That’s right. You had to finish things or you couldn’t go home. (laughs) It made me realise that communicating with just e-mail and data was insufficient. Even if you know what’s going on in the game stores in Japan, you’d have no idea what’s going on overseas. It’s a matter of how much information you can get out of the guys at the game stores there.
Depending on what the store staff recommend or not, game sales will change pretty significantly. But you don’t know what the difference is until you ask them directly.
Yes. It really depends on how you can synchronise the answers you get out of them and what the game developers want to make. You can’t promote a game from the business side of things in isolation. You have to listen to the raw voices of the people at the stores.
So, being forced overseas expanded your range as a developer.
I think so. People often just say “Europe” in passing, but you really can’t call it just “Europe.” There are many countries, many cultures and many kinds of people there. It’s almost like every place is divided up, like a neighbourhood association in Japan. Each and every one of the associations has a different point of view.
You can’t just group them by country, as in England, Germany or France.
You can’t, So many things are different - even in neighbouring countries. You have to listen to each and every one of them. I mentioned earlier about how we still have the same goal but it’s just a matter of which path to take. I believe that thinking about what kinds of people the consumers are would be a good starting point. It’s like taking a sledgehammer to a job that needs precision. You can’t say, “Use this strategy for all of Europe.” Thanks to the repetition of that message, I think all of Capcom has finally taken that viewpoint.
I think you have to experience many things for yourself by going overseas. The things you see as a working adult, you’ll perceive differently from a travelling student. In order to understand all that, I think Japanese people have to go overseas more. One thing that I find really mortifying is how the words “look overseas” by Keiji Inafune-san18 were misinterpreted as “abandon Japan.” We’re Japanese, so we have to look at our Japanese consumers. There’s no way we can’t. 18 Keiji Inafune: A former Capcom game creator and character designer who worked on the Rockman (known as Mega Man outside of Japan) and other series.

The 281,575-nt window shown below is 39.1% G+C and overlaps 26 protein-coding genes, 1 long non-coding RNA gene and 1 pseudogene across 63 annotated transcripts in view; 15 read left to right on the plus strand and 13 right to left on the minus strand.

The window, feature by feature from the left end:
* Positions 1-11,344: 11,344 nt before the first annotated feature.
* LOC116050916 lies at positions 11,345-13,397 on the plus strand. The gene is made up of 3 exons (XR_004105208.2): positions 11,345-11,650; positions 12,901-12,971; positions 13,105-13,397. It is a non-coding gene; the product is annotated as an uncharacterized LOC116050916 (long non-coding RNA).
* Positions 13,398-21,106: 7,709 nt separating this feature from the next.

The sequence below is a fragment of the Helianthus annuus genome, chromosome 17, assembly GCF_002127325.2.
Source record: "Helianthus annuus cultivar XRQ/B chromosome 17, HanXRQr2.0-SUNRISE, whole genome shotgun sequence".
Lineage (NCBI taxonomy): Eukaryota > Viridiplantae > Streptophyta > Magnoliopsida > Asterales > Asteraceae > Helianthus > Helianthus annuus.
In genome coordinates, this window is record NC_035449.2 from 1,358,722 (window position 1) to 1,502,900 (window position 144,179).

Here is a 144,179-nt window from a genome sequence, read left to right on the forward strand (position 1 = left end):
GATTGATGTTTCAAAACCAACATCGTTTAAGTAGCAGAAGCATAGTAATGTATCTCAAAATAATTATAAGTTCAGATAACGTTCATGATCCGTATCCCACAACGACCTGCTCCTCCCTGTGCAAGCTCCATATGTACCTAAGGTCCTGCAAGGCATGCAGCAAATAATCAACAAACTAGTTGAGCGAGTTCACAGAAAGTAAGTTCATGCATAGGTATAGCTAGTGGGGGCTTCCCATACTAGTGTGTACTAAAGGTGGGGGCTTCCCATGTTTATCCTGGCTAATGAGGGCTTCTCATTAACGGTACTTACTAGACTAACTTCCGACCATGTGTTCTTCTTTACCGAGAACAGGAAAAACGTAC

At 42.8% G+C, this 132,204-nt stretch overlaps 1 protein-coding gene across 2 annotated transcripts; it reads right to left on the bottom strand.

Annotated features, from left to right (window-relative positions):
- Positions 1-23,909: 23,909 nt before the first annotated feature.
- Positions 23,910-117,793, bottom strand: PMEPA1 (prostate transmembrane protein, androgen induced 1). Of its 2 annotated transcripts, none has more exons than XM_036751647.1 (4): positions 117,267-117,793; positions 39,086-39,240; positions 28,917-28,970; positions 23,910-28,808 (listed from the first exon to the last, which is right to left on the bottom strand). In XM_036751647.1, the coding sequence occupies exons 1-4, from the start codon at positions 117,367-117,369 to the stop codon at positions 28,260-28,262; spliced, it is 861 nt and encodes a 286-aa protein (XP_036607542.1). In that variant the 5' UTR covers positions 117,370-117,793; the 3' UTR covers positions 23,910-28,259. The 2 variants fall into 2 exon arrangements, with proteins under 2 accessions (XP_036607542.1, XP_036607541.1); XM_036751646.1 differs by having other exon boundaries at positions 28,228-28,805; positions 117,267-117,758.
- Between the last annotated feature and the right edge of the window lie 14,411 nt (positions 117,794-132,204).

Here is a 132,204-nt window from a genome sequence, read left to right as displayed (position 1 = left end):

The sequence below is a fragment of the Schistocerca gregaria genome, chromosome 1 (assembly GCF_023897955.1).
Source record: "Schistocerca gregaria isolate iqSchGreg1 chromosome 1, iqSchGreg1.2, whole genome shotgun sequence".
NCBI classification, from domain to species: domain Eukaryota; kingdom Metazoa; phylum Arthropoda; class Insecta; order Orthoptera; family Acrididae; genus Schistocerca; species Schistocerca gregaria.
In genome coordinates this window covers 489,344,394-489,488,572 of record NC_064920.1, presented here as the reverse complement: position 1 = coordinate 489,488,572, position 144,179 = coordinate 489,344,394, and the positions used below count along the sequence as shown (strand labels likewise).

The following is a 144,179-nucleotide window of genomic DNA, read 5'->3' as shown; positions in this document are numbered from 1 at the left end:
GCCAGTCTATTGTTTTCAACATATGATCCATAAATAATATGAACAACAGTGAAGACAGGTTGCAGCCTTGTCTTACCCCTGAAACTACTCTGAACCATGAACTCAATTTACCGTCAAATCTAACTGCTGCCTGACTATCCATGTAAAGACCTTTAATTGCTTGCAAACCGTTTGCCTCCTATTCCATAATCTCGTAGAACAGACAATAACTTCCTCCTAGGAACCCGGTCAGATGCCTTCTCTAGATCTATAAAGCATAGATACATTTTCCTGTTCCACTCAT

The results are really different, depending on whether the work is to be accepted within Japan only or throughout the world.
Yes. That’s why everyone that makes games, not just Capcom, should always look out into the world. As long as I’m a game creator in Japan, I want other Japanese people to be successful, too. I want them to become warriors who can be effective around the world. That’s why they have to take the opportunity to research what’s going on overseas. If they don’t have that opportunity, then they should try to create that opportunity. That’s how they can start to change themselves. You can’t just bunch all of Europe into one entity. You have to think about how each and every place is different, and you should always maintain that mindset. Only then will you begin to see how things are structured on a more profound level. After that, you may be able to see how you can manage the differences between men, women, children, adults and the elderly. And not only game development, you may be able to manage things you couldn’t see from a standpoint of promotion or sales. I want everyone to see and understand those structural differences.
If you put it another way, if your product can sell a million copies there could be a million different reasons it was purchased. But we tend to only think about the one reason everyone bought it. The more we try to understand the various kinds of consumers we have, the more opportunities we can gain because of the differences in cultures and values. It’s either that, or we can find an angle like “this is common among everyone” and have every single person say some particular thing is fun.
You’re right about that. We have to prepare multiple entrances and pathways for the consumers. On the other hand, we should never construct the entries simply relying on our unfounded ideas. I’d like to create things by always thinking through such details as, “The top is structured like this, and this country is shaped like this, so…” As a creator, I want such details to be noticed.